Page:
A consummate observer of nature, De Heem relishes in the depiction of these various elements and their different forms and textures. From the smooth, reflective silver vessel, to the feathery touch of the bird's wings and the woven carpet, De Heem's understanding of material form is extraordinary. Other notable examples of his skill in this department can be seen in the way that he renders the contrast between the peach's velvety skin and its juicy flesh and the reflections of the fruit on the silver plates. The astonishing verisimilitude of De Heem's painting is achieved by virtue of his complete mastery of technique. The paint is applied in minute detail and with painstaking glazing so that the individual brushstrokes become imperceptible. His rigorous control over his medium and the extraordinary level of refinement that he achieved was unrivalled by any other contemporary painter of still-lifes.
This painting has traditionally been dated to the second half of the 1660s, after De Heem's return to his native city of Utrecht in 1665. Meijer dates it slightly later, circa 1671, certainly earlier than the Garland of Fruit and Flowers of 1675 (Sotheby's, London, 5 December 2007, lot 38, £1.14 million), his only known dated work after 1655, but probably before his move from Utrecht back to Antwerp in 1672. Many of De Heem's most ambitious works executed during this period are signed with an 'R' after his name, which has given rise to much speculation as to its precise meaning. Segal addressed the matter in 1990, venturing various possible explanations -- that it might refer to 'Ridder' (knight), that it was the initial of a town or place, or that it meant retouched by the artist (op. cit., p. 218). More plausibly it has since been suggested that it meant 'repatriat', referring to De Heem's move back to his hometown of Utrecht. Another theory has it that it means 'Refecit', to signal that the work had been completed or refinished by De Heem as part of a collaborative studio practice of some kind. Both his son Cornelis de Heem (1631-1695) and Abraham Mignon (1640-1679) were active in De Heem's Utrecht workshop in this period and certain De Heem elements do recur in the latter's work. For instance, the tulip in the upper right of the present work seems to have been a kind of shared signature motif that appears in several works by both artists. See for example Mignon's still-lifes in Cambridge, Fitzwilliam Museum (inventory no. 3026), one formerly with Richard Green and another in a private collection, which all include the flower in roughly the same position in the composition (see M. Kraemer-Noble, Abraham Mignon, Petersberg, 2007, nos. 75-7).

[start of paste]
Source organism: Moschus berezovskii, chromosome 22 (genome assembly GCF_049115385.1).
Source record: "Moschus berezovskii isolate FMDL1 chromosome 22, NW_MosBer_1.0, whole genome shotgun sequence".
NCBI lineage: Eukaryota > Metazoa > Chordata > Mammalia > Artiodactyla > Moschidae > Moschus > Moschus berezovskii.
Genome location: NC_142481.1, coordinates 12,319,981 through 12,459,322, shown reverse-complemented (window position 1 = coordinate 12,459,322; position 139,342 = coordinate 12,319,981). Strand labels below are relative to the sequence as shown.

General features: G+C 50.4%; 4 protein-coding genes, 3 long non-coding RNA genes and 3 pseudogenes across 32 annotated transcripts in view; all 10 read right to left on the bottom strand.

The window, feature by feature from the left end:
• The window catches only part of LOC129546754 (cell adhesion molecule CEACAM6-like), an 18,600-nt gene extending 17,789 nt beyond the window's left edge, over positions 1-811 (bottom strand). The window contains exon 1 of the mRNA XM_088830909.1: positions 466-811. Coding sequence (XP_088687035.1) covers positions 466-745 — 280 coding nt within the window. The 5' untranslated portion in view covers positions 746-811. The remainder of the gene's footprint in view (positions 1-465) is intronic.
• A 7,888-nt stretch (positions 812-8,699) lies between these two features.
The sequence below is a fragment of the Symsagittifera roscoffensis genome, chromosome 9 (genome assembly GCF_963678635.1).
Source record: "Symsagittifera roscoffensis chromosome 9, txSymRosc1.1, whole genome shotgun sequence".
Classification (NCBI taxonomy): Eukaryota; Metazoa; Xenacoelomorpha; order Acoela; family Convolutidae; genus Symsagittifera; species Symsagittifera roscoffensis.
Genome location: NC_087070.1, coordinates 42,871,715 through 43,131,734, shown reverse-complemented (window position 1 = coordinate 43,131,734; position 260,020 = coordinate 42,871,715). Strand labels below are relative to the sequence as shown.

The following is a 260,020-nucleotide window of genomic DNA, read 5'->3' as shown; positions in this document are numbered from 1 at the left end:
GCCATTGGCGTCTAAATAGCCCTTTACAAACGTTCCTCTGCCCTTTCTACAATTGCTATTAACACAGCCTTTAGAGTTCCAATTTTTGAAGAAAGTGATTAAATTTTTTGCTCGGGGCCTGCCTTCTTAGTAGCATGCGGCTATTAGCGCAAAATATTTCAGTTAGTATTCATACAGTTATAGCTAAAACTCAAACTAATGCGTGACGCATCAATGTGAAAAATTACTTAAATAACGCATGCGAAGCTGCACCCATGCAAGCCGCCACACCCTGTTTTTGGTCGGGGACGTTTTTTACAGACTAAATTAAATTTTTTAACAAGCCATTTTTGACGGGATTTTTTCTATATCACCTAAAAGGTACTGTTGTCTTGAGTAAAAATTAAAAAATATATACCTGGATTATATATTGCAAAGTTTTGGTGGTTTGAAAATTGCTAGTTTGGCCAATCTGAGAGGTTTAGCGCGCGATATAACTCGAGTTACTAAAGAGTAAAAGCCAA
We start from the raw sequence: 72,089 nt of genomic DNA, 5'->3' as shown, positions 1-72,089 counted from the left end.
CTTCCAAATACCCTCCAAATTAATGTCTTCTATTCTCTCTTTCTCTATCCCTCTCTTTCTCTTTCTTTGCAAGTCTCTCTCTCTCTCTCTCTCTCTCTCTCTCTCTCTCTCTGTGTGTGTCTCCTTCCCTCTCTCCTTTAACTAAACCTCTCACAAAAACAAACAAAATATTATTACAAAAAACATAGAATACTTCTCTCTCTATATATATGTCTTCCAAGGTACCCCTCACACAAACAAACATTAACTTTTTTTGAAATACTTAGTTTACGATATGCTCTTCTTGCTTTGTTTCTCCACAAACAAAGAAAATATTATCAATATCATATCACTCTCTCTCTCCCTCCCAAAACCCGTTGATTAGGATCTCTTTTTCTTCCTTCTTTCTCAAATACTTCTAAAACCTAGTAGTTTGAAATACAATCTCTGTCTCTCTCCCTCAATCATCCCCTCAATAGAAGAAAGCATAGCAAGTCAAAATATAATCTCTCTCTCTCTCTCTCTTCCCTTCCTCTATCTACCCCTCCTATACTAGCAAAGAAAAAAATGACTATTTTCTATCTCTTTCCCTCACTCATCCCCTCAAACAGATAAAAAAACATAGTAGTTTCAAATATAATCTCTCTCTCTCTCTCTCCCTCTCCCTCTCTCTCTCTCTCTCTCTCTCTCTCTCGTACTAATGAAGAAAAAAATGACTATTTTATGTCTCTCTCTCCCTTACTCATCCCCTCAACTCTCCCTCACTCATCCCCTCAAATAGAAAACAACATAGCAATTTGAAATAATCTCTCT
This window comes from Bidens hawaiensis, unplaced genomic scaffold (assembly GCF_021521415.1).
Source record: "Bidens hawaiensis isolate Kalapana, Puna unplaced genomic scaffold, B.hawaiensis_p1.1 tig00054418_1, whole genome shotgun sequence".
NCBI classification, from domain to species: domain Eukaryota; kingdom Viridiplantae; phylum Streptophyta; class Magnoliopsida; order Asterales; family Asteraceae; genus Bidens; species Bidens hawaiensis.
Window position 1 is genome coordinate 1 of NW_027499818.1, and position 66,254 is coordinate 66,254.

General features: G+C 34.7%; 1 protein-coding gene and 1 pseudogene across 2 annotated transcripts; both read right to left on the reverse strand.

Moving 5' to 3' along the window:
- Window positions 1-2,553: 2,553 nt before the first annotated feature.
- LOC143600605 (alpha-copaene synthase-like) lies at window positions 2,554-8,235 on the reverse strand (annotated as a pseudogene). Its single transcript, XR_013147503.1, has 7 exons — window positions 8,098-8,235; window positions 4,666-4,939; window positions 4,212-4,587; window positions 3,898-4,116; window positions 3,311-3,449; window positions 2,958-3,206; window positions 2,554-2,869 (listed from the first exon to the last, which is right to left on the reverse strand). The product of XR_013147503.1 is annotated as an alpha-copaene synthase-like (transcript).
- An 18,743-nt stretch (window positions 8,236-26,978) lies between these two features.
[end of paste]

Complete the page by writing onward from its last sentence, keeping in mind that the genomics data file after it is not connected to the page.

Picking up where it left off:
The exact meaning of the 'R' may never be known and is still a puzzle to scholars including Meijer. What is certain is that the 'R'-signed paintings include many of De Heem's best, or, in Segal's words many of 'the pinnacles of the master's art' (op. cit., 1990, p. 218; with a list of the 'R'-signed paintings under note 5). Meijer knows of fifteen to seventeen such signed paintings, most in major museums. On account of their exceptional quality, he rejects the idea that that they could have been produced with the help of an assistant, observing in only one or two works a small degree of collaboration with Mignon, which no doubt was the case with other De Heem paintings that are not signed with the 'R'.
We are grateful to Fred Meijer of RKD, The Hague, for confirming the attribution and for his assistance with this catalogue entry.